Some Thoughts on Climate Change

May 21, 2014 in Sustainability

The climate related news lately has been pretty bleak.  The news includes:

  • Separate studies by NASA and the University of Washington both find that the Western Antarctic ice sheet is collapsing into the sea.  At this point the melting is unstoppable and could raise global sea levels by 4 feet.  To put this into perspective, the average elevation of Miami is 6 feet above sea level.
  • The Carbon Tracker Initiative has estimated that 60% to 80% of our coal, oil, and gas reserves are “unburnable” if we are to limit global warming to a somewhat manageable 2°C.
  • According to NOAA, CO2 levels measured at Mauna Loa, Hawaii have risen by 24% in just the past 56 years.

Which naturally had me asking what I can do as a citizen and as a lighting professional.  My initial thought was, “Not nearly enough to make a difference.”  But, once I recovered my balance I realized that things aren’t as gloomy as they seem.  Yes, we still have a long way to go in order to maintain a livable planet.  This includes that fact that some industries are going to fade away, be legislated away, or be forced to adapt to new circumstances.  The economic impact of that doesn’t worry me too much for several reasons.  First, the IPCC finds that the sooner we act the easier the transition will be, and that the cost of addressing climate change would result in an average annual reduction in economic growth of a mere 0.06% for the rest of this century.  Second, those industries that become obsolete will be replaced by new industries.  Imagine the jobs that would be created if every flat roof in every city were to be outfitted with solar panels.

We also need the Republican Party to join the real world.  When 97% of the world’s climate scientists in industry, government, and research institutions agree that climate change is happening and that the cause is man-made only a fool would join with the remaining three percent.  When someone like Marco Rubio says that he’s not convinced, he doesn’t mean that he’s reviewed the research history and, because of his deep expertise in this field, finds the conclusions lacking.  He means that some of his biggest donors are companies and individuals who rely on fossil fuels for their wealth and that rather than adapt they are going to deny.  Fortunately, although only 25% of Tea Party Republicans believe that there is evidence for climate change, 84% of Democrats and 67% of all American adults do believe the scientists.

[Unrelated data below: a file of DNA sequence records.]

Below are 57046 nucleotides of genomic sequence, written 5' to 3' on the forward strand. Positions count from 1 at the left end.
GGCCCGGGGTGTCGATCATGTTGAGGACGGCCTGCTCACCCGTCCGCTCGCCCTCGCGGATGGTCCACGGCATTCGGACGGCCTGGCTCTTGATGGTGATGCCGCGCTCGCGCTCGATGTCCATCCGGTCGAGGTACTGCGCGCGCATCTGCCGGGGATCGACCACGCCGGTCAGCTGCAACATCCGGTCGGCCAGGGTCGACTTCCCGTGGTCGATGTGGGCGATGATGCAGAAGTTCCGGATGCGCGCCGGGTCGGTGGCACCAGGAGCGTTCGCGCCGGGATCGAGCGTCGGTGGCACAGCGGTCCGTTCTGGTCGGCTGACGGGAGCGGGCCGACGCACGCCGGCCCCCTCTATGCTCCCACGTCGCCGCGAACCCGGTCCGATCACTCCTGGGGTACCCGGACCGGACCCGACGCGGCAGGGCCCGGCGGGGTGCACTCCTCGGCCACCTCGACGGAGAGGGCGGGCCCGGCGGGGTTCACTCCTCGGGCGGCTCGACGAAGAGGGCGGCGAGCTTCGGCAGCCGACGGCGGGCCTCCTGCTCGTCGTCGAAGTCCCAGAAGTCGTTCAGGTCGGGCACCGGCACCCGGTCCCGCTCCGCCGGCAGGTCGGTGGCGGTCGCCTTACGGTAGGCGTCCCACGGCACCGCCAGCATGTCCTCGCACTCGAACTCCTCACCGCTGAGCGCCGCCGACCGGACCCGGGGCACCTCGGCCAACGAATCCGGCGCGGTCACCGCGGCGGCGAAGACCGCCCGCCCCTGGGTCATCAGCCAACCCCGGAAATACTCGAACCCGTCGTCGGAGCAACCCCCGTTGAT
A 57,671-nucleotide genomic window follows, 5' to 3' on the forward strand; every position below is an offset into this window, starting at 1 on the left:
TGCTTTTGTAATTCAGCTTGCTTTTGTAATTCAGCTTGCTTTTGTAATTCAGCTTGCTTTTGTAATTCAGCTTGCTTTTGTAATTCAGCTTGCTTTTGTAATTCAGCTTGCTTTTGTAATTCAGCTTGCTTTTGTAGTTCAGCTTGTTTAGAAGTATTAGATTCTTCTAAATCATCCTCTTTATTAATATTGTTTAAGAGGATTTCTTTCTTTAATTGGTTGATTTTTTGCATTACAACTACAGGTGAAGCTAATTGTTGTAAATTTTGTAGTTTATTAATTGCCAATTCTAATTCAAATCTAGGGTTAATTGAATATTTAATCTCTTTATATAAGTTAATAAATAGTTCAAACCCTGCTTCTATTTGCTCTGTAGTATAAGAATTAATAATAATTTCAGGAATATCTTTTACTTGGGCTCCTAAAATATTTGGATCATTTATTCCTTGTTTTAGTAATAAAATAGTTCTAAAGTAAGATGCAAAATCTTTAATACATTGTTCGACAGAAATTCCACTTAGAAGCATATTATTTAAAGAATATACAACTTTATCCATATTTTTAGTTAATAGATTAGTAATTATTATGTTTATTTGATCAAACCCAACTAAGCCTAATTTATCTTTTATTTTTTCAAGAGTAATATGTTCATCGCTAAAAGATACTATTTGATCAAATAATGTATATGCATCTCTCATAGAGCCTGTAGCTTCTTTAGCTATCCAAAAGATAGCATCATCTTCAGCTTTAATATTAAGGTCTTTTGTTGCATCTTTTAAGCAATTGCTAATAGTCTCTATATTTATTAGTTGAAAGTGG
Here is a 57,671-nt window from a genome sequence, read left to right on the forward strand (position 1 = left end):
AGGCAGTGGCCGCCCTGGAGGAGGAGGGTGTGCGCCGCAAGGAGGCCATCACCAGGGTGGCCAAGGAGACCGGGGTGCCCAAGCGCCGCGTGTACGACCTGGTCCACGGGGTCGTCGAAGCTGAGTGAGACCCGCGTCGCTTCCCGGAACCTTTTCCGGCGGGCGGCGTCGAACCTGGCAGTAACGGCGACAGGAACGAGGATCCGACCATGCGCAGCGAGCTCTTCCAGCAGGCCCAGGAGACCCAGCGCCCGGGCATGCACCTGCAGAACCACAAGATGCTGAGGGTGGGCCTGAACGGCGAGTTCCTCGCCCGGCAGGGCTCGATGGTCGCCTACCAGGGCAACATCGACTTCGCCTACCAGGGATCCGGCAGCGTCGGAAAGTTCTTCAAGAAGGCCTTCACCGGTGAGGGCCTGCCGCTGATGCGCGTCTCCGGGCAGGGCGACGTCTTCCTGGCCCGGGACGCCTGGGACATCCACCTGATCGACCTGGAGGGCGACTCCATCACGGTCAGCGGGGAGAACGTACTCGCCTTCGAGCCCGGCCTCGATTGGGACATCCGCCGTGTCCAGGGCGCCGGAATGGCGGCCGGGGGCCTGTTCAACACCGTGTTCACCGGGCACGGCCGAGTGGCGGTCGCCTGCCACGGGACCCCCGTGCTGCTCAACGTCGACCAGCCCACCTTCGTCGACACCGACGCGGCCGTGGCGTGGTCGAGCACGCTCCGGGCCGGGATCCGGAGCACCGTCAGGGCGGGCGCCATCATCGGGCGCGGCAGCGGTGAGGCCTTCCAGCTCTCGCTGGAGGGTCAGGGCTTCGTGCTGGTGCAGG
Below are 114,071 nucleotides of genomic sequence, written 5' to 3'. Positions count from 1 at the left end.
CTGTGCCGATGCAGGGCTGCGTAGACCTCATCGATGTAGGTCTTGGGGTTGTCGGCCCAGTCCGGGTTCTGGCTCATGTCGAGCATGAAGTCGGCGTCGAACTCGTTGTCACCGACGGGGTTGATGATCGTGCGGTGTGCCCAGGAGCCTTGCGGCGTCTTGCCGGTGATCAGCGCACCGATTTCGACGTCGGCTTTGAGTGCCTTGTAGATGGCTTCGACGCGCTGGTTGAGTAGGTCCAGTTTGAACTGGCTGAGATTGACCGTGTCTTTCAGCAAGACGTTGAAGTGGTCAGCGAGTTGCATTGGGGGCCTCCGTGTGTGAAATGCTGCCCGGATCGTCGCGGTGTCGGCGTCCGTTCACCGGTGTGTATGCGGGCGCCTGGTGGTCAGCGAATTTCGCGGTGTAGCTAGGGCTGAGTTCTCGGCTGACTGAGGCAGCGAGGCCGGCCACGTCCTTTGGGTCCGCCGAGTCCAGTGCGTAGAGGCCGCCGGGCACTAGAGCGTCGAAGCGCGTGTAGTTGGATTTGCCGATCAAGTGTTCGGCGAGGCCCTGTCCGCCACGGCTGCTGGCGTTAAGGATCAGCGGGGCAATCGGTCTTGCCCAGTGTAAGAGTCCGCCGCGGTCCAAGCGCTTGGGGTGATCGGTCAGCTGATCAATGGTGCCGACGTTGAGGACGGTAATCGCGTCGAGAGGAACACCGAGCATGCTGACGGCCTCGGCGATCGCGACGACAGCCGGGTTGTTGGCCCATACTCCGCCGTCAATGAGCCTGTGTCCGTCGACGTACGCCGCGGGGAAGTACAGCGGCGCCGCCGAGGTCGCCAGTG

On the positive side, our profession has accomplished quite a bit. For example, the maximum lighting power density (LPD) allowed under ASHRAE 90.1for an open office was 1.9 w/sf in 1986, 1.3 w/sf in 1999, and .98 w/sf in 2010.  And, our clients are asking for more.  Here are the number of LEED certified buildings 2000 – 2012.

Source:  U.S. Green Building Council

Source: U.S. Green Building Council

 

That last number is 4,605 projects in 2012, when 41% of all nonresidential buildings starts were green, as compared to 2% of all nonresidential building starts in 2005.  Better than that, Net Zero buildings are a reality, and as the design and construction industries adapt we’re going to see more of them. Other organizations are working on this, too.  For example, Architecture2030.org already has commitments from a number of U.S. cities and property owners representing about 100,000,000 square feet of real estate to dramatically reduce fossil fuel consumption and greenhouse gas emissions.

So designers and builders have begun, and we’re moving with increasing speed toward reducing the effect of the built environment on climate change.  But there’s more to do, including convincing those who oppose action that a planned transition is achievable, affordable, sustainable, and in the best interest of the entire planet.